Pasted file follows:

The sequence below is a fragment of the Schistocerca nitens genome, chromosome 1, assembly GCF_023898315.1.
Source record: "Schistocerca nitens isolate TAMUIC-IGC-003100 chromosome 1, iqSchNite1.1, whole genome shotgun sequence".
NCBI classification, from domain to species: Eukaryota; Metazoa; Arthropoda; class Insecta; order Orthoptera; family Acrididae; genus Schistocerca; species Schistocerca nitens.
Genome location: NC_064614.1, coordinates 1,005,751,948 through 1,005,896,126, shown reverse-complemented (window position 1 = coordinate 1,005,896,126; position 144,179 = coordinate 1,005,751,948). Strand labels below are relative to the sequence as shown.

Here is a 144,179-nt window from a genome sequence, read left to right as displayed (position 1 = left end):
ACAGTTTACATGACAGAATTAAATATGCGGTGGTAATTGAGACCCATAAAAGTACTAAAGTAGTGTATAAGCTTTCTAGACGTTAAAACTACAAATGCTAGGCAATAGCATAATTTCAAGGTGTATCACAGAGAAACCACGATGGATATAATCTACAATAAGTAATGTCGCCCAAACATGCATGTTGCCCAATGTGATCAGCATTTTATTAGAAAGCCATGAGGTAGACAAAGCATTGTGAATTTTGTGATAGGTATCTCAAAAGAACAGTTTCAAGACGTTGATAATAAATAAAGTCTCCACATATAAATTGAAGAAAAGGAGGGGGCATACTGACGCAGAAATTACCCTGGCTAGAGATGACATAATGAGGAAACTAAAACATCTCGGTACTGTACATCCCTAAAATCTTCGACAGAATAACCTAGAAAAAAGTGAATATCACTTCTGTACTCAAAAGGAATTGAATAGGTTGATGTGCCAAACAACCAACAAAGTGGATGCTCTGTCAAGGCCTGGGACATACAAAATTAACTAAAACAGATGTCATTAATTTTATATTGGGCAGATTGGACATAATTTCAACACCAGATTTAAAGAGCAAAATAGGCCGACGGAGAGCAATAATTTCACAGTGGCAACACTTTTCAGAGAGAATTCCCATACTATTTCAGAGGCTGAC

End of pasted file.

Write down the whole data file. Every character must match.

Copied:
The sequence below is a fragment of the Schistocerca nitens genome, chromosome 1, assembly GCF_023898315.1.
Source record: "Schistocerca nitens isolate TAMUIC-IGC-003100 chromosome 1, iqSchNite1.1, whole genome shotgun sequence".
NCBI classification, from domain to species: Eukaryota; Metazoa; Arthropoda; class Insecta; order Orthoptera; family Acrididae; genus Schistocerca; species Schistocerca nitens.
Genome location: NC_064614.1, coordinates 1,005,751,948 through 1,005,896,126, shown reverse-complemented (window position 1 = coordinate 1,005,896,126; position 144,179 = coordinate 1,005,751,948). Strand labels below are relative to the sequence as shown.

Here is a 144,179-nt window from a genome sequence, read left to right as displayed (position 1 = left end):
ACAGTTTACATGACAGAATTAAATATGCGGTGGTAATTGAGACCCATAAAAGTACTAAAGTAGTGTATAAGCTTTCTAGACGTTAAAACTACAAATGCTAGGCAATAGCATAATTTCAAGGTGTATCACAGAGAAACCACGATGGATATAATCTACAATAAGTAATGTCGCCCAAACATGCATGTTGCCCAATGTGATCAGCATTTTATTAGAAAGCCATGAGGTAGACAAAGCATTGTGAATTTTGTGATAGGTATCTCAAAAGAACAGTTTCAAGACGTTGATAATAAATAAAGTCTCCACATATAAATTGAAGAAAAGGAGGGGGCATACTGACGCAGAAATTACCCTGGCTAGAGATGACATAATGAGGAAACTAAAACATCTCGGTACTGTACATCCCTAAAATCTTCGACAGAATAACCTAGAAAAAAGTGAATATCACTTCTGTACTCAAAAGGAATTGAATAGGTTGATGTGCCAAACAACCAACAAAGTGGATGCTCTGTCAAGGCCTGGGACATACAAAATTAACTAAAACAGATGTCATTAATTTTATATTGGGCAGATTGGACATAATTTCAACACCAGATTTAAAGAGCAAAATAGGCCGACGGAGAGCAATAATTTCACAGTGGCAACACTTTTCAGAGAGAATTCCCATACTATTTCAGAGGCTGAC